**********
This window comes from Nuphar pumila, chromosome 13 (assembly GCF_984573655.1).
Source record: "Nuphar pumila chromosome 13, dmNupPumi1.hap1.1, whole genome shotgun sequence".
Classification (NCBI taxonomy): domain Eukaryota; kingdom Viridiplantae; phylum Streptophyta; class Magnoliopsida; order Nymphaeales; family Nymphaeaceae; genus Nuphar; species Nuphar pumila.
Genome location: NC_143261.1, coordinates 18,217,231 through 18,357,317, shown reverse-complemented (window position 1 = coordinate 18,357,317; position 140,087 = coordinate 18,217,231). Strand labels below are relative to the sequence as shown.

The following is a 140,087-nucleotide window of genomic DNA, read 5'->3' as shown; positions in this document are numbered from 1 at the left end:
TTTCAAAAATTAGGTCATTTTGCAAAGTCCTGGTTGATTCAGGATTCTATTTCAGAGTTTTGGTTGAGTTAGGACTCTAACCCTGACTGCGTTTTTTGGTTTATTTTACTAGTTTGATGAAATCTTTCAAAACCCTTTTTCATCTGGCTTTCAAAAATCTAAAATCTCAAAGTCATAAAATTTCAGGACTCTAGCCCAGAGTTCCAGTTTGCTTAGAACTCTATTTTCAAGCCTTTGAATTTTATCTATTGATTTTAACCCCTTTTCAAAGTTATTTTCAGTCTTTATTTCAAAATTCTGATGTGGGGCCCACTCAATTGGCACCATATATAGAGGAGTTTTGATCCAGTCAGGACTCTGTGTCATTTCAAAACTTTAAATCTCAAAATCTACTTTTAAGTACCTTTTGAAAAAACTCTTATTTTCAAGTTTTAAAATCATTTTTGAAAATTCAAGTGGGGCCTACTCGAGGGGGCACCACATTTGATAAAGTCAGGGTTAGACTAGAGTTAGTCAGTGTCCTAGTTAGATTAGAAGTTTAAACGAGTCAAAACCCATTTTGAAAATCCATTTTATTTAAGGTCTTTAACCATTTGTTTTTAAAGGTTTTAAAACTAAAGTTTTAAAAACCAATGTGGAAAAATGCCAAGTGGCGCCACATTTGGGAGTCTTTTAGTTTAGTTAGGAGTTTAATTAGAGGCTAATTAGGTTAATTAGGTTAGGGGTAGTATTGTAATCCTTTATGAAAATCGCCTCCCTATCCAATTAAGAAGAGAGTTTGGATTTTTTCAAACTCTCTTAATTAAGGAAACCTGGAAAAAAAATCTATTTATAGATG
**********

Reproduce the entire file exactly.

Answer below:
This window comes from Nuphar pumila, chromosome 13 (assembly GCF_984573655.1).
Source record: "Nuphar pumila chromosome 13, dmNupPumi1.hap1.1, whole genome shotgun sequence".
Classification (NCBI taxonomy): domain Eukaryota; kingdom Viridiplantae; phylum Streptophyta; class Magnoliopsida; order Nymphaeales; family Nymphaeaceae; genus Nuphar; species Nuphar pumila.
Genome location: NC_143261.1, coordinates 18,217,231 through 18,357,317, shown reverse-complemented (window position 1 = coordinate 18,357,317; position 140,087 = coordinate 18,217,231). Strand labels below are relative to the sequence as shown.

The following is a 140,087-nucleotide window of genomic DNA, read 5'->3' as shown; positions in this document are numbered from 1 at the left end:
TTTCAAAAATTAGGTCATTTTGCAAAGTCCTGGTTGATTCAGGATTCTATTTCAGAGTTTTGGTTGAGTTAGGACTCTAACCCTGACTGCGTTTTTTGGTTTATTTTACTAGTTTGATGAAATCTTTCAAAACCCTTTTTCATCTGGCTTTCAAAAATCTAAAATCTCAAAGTCATAAAATTTCAGGACTCTAGCCCAGAGTTCCAGTTTGCTTAGAACTCTATTTTCAAGCCTTTGAATTTTATCTATTGATTTTAACCCCTTTTCAAAGTTATTTTCAGTCTTTATTTCAAAATTCTGATGTGGGGCCCACTCAATTGGCACCATATATAGAGGAGTTTTGATCCAGTCAGGACTCTGTGTCATTTCAAAACTTTAAATCTCAAAATCTACTTTTAAGTACCTTTTGAAAAAACTCTTATTTTCAAGTTTTAAAATCATTTTTGAAAATTCAAGTGGGGCCTACTCGAGGGGGCACCACATTTGATAAAGTCAGGGTTAGACTAGAGTTAGTCAGTGTCCTAGTTAGATTAGAAGTTTAAACGAGTCAAAACCCATTTTGAAAATCCATTTTATTTAAGGTCTTTAACCATTTGTTTTTAAAGGTTTTAAAACTAAAGTTTTAAAAACCAATGTGGAAAAATGCCAAGTGGCGCCACATTTGGGAGTCTTTTAGTTTAGTTAGGAGTTTAATTAGAGGCTAATTAGGTTAATTAGGTTAGGGGTAGTATTGTAATCCTTTATGAAAATCGCCTCCCTATCCAATTAAGAAGAGAGTTTGGATTTTTTCAAACTCTCTTAATTAAGGAAACCTGGAAAAAAAATCTATTTATAGATG